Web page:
An often overlooked aspect of mastering in-camera metering is simply learning how your camera reports exposure. Not only does every camera interpret and display its exposure information differently, the histogram returned is based on the jpeg, so raw shooters always have more information than their camera reports—it’s important to know how much more. With my Sony a7Rx bodies, I know I’m usually safe pushing my histogram’s exposure graph up to a full stop beyond the left or right (highlights and shadows) boundary—I have no problem using every available photon.
A few more words about this image
In addition to taking control of the exposure for this image, roaming a hilly cow pasture in the foothills east of Sacramento gave me full freedom of movement to control the new moon’s position relative to the tree. As the sky darkened and the moon dropped, I literally ran up and down the hill to capture as many moon/tree/frame relationships as possible before the moon disappeared.
In addition the standard photographic imperatives (composition, exposure, focus), I had to hopscotch around abundant piles of fresh “fertilizer” and stay alert to the potential for an encounter with the fertilizer’s source. And then there were the gopher holes, and the nagging fear that I might surprise a rattlesnake…. When all was said and done, I’m happy to report that no photographers were harmed in the making of this image.
This is the week (August 16-21, 2020) to photograph a crescent moon. My recommendation is Monday morning on the eastern horizon before sunrise, and Wednesday or Thursday low in the west after sunset.
Posted on June 14, 2020
Here’s a brand new image that’s nearly six years old. Brand new because I processed it for the first time just yesterday; six years old because I found it after loading my pre-Lightroom raw files from 2014 into Lightroom, something I’ve been wanting to do for a long time and I finally ran out of reasons not to do it. Before 2015 I did all my raw processing in Adobe Camera Raw, which worked fine as far as individual image processing was concerned, but also made it pretty easy for things to get out of control on my hard-disk because there was no underlying organization to my import process. Want proof? I’m actually missing about a month’s worth of images from 2013—I know because I have several processed jpegs from that span for which I have no originals. Sigh.
This is also just my 282nd image after switching to Sony mirrorless in the fall of 2014. While I have no specific memories of this evening (there have been many, many like this, as you’ll see in the gallery), I imagine that I was still struggling with the Sony interface—partly because mirrorless was a new trick for this old dog, and partly because the original a7R’s interface pretty much sucked (a problem that has been incrementally, and now completely, addressed in succeeding models). But it was fun processing this “old” image and recalling why I was able to forgive the lousy interface and abysmal battery life (also addressed) of the a7R: man, even right out of the gate that Sony dynamic range just doesn’t quit.
Skeptics might might look at this image and think I added the moon because it appears to be in front of the clouds. Anyone who has been in one of my workshops, or who knows me even just a little, knows I don’t do that. But for the skeptics in the audience, let me assure you that it is indeed possible for clouds to catch sunset color while still being translucent enough for the moon to shine through (you can actually see other examples below).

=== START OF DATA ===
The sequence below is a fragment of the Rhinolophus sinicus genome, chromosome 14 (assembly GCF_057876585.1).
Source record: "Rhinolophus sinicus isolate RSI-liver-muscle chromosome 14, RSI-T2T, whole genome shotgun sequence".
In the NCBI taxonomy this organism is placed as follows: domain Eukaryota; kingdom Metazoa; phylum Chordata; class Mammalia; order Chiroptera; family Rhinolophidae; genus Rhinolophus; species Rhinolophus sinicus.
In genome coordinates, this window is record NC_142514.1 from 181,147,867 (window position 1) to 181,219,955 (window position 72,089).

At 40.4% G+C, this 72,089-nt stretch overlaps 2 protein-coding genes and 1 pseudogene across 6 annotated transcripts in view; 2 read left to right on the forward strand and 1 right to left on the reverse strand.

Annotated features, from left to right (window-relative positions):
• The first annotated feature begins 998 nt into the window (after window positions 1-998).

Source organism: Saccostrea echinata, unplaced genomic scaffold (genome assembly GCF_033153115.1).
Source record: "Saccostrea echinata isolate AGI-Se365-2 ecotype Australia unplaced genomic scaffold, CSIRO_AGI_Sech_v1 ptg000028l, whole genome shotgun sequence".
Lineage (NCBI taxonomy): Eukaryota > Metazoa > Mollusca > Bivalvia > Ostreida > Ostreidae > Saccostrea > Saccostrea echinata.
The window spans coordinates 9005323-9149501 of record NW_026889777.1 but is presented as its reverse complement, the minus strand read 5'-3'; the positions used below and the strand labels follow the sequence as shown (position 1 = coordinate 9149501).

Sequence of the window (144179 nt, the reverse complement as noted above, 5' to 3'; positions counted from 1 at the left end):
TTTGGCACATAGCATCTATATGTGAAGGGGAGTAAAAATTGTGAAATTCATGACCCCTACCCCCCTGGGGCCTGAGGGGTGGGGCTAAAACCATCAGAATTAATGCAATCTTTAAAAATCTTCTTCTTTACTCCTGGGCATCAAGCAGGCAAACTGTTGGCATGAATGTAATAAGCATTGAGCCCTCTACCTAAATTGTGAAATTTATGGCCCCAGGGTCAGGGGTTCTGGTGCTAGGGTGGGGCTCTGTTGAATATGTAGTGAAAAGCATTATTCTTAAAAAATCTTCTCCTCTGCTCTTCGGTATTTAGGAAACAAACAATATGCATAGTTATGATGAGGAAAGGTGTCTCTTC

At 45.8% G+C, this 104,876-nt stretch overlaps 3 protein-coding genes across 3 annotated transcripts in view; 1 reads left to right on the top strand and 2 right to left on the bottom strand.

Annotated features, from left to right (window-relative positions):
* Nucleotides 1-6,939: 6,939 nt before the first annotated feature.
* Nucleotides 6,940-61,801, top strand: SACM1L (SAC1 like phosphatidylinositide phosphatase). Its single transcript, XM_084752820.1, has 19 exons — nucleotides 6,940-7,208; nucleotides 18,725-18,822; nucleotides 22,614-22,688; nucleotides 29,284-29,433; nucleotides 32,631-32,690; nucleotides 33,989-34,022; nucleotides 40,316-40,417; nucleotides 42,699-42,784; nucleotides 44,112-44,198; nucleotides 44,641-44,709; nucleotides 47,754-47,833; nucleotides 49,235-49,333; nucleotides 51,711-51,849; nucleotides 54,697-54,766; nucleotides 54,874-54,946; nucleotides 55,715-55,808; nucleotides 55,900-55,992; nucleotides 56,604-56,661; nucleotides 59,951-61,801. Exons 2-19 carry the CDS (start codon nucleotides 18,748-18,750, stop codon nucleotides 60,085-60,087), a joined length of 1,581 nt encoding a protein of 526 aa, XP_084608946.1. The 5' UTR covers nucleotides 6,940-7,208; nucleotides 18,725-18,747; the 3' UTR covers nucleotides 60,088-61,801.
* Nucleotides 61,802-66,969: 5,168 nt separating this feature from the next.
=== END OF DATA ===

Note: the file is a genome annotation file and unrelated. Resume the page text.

It saddens me that photography has reached a point where every beautiful, or interesting, or revealing image is (often justifiably, I’m afraid) scrutinized with a cynical eye. Photographers have brought this on themselves with their never-ending quest for more social media Likes, or to make a case for something for which they have no evidence (as we’ve seen in some of the recent news reporting).
After spending a good chunk of my photography life as a color transparency (slides) shooter who was pretty much stuck with whatever came back from the lab, I appreciate the ability to process my images as much as the next photographer. But there’s a continuum with basic processing on one end (there’s no such thing as an unprocessed image, whether you do it yourself or leave the processing to your camera) and Frankenstein hybrids on the other. To me the decision about where to draw the line on the processing continuum is similar to the decision between wearing nice clothes and putting on makeup and resorting to cosmetic surgery (yes, I understand that there are in fact many valid reasons for cosmetic surgery, and that this is not a flawless analogy).
So it really comes down to honesty—a commitment not to deceive. I love nature and want to share my love by portraying my subjects at their absolute best, but I want people’s first thought when they see one of my images to be, “Wow, I need to get out in nature more,” and not, “Wow, what a great photographer, or, “Wow, that’s impossible.” The scene you see in this image really happened, and there’s a photo of it because I put myself in position for the (very predictable) confluence of a new moon hanging above rolling hills dotted with statuesque oaks, plus the fortuitous addition of thin clouds that lingered just long enough to catch sunset color. It helped that I had a camera that could easily handle the difference between the brilliant sky and darkening hills, and enough photographic skill to properly frame and expose the scene. The image itself was remarkably easy to process and required very little digital help. This image is a success if it first helps you realize how beautiful even the simplest foothill scenes are, without being distracted by my skill as a photographer (good or bad), or the processing decisions I made.